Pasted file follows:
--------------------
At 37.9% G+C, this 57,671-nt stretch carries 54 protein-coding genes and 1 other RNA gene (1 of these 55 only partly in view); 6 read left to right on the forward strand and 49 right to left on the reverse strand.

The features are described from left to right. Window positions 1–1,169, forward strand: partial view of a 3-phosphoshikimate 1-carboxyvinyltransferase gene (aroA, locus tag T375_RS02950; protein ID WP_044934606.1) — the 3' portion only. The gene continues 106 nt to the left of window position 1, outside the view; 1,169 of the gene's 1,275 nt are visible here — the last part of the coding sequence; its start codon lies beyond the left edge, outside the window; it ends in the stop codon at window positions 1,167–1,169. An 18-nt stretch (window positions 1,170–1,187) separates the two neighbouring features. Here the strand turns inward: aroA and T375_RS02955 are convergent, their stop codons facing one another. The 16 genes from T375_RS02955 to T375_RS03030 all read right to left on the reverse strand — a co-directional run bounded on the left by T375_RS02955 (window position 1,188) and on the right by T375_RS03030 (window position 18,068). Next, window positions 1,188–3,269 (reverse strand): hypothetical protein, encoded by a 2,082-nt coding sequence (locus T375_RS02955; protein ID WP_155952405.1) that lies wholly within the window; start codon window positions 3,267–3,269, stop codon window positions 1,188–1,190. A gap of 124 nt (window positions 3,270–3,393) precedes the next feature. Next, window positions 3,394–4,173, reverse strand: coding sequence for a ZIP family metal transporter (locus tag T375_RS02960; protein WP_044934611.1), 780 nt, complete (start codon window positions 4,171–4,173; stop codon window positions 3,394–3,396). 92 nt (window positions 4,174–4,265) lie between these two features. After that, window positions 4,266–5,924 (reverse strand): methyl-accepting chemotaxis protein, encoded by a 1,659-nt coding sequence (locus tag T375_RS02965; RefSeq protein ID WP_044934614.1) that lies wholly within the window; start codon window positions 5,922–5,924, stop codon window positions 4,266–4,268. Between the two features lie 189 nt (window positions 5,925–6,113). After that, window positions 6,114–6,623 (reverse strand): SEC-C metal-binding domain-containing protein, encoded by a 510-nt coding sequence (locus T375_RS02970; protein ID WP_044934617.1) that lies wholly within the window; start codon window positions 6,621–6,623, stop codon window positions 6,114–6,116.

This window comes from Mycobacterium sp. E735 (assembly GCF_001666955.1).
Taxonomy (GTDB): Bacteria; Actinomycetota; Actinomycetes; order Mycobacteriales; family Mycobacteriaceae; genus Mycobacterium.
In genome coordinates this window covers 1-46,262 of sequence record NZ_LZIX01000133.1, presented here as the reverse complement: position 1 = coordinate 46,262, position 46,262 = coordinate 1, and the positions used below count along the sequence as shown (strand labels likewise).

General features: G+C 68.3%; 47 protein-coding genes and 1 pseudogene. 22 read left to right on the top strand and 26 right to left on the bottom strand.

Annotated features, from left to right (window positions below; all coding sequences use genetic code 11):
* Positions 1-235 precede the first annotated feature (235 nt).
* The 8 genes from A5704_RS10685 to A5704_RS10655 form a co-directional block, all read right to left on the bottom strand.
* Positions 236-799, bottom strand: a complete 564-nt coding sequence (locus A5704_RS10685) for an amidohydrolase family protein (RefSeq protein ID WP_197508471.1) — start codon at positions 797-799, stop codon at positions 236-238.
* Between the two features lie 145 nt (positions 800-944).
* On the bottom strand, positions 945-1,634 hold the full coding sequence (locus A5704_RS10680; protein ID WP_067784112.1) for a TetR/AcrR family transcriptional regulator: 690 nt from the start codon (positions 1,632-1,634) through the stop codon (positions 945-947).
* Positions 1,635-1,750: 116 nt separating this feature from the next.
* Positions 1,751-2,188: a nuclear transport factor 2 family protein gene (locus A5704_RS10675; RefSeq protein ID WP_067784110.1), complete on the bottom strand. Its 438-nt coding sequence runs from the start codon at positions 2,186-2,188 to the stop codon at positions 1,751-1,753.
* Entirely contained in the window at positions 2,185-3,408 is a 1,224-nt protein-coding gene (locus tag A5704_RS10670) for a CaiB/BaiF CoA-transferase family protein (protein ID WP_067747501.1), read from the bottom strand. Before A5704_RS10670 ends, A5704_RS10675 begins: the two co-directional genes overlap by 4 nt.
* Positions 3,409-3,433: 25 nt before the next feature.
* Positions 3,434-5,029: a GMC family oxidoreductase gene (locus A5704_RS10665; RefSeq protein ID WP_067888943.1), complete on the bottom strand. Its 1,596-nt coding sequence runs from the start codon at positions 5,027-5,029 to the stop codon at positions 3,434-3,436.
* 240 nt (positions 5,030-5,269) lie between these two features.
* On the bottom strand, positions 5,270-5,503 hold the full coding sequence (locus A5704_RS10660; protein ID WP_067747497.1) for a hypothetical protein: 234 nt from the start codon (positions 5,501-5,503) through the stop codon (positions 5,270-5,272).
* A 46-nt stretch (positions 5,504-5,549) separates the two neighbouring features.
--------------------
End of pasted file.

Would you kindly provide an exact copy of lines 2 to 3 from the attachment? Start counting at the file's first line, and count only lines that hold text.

The features are described from left to right. Window positions 1–1,169, forward strand: partial view of a 3-phosphoshikimate 1-carboxyvinyltransferase gene (aroA, locus tag T375_RS02950; protein ID WP_044934606.1) — the 3' portion only. The gene continues 106 nt to the left of window position 1, outside the view; 1,169 of the gene's 1,275 nt are visible here — the last part of the coding sequence; its start codon lies beyond the left edge, outside the window; it ends in the stop codon at window positions 1,167–1,169. An 18-nt stretch (window positions 1,170–1,187) separates the two neighbouring features. Here the strand turns inward: aroA and T375_RS02955 are convergent, their stop codons facing one another. The 16 genes from T375_RS02955 to T375_RS03030 all read right to left on the reverse strand — a co-directional run bounded on the left by T375_RS02955 (window position 1,188) and on the right by T375_RS03030 (window position 18,068). Next, window positions 1,188–3,269 (reverse strand): hypothetical protein, encoded by a 2,082-nt coding sequence (locus T375_RS02955; protein ID WP_155952405.1) that lies wholly within the window; start codon window positions 3,267–3,269, stop codon window positions 1,188–1,190. A gap of 124 nt (window positions 3,270–3,393) precedes the next feature. Next, window positions 3,394–4,173, reverse strand: coding sequence for a ZIP family metal transporter (locus tag T375_RS02960; protein WP_044934611.1), 780 nt, complete (start codon window positions 4,171–4,173; stop codon window positions 3,394–3,396). 92 nt (window positions 4,174–4,265) lie between these two features. After that, window positions 4,266–5,924 (reverse strand): methyl-accepting chemotaxis protein, encoded by a 1,659-nt coding sequence (locus tag T375_RS02965; RefSeq protein ID WP_044934614.1) that lies wholly within the window; start codon window positions 5,922–5,924, stop codon window positions 4,266–4,268. Between the two features lie 189 nt (window positions 5,925–6,113). After that, window positions 6,114–6,623 (reverse strand): SEC-C metal-binding domain-containing protein, encoded by a 510-nt coding sequence (locus T375_RS02970; protein ID WP_044934617.1) that lies wholly within the window; start codon window positions 6,621–6,623, stop codon window positions 6,114–6,116.

This window comes from Mycobacterium sp. E735 (assembly GCF_001666955.1).